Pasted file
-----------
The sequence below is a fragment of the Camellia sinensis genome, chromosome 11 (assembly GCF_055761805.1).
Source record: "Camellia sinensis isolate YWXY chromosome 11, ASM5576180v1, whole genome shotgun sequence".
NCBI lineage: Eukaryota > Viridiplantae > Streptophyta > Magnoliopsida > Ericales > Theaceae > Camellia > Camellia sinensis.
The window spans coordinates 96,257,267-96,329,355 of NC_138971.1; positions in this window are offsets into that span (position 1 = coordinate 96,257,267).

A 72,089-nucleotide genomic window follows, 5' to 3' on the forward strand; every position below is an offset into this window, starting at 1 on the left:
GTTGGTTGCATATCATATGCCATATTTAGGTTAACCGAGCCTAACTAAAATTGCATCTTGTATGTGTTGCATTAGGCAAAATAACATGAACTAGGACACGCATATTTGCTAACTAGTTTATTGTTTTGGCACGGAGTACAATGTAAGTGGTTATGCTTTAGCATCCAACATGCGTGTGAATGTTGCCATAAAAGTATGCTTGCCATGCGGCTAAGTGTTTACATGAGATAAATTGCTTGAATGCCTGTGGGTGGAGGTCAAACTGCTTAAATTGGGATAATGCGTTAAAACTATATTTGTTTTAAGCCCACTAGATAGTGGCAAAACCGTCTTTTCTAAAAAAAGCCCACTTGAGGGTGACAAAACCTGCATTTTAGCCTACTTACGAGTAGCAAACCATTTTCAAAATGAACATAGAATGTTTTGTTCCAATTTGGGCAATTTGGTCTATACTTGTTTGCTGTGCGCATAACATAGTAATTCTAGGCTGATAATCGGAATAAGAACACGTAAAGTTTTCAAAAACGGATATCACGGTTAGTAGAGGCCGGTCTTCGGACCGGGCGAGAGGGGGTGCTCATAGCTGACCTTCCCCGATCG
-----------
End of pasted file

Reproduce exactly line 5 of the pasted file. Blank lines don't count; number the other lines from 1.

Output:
A 72,089-nucleotide genomic window follows, 5' to 3' on the forward strand; every position below is an offset into this window, starting at 1 on the left: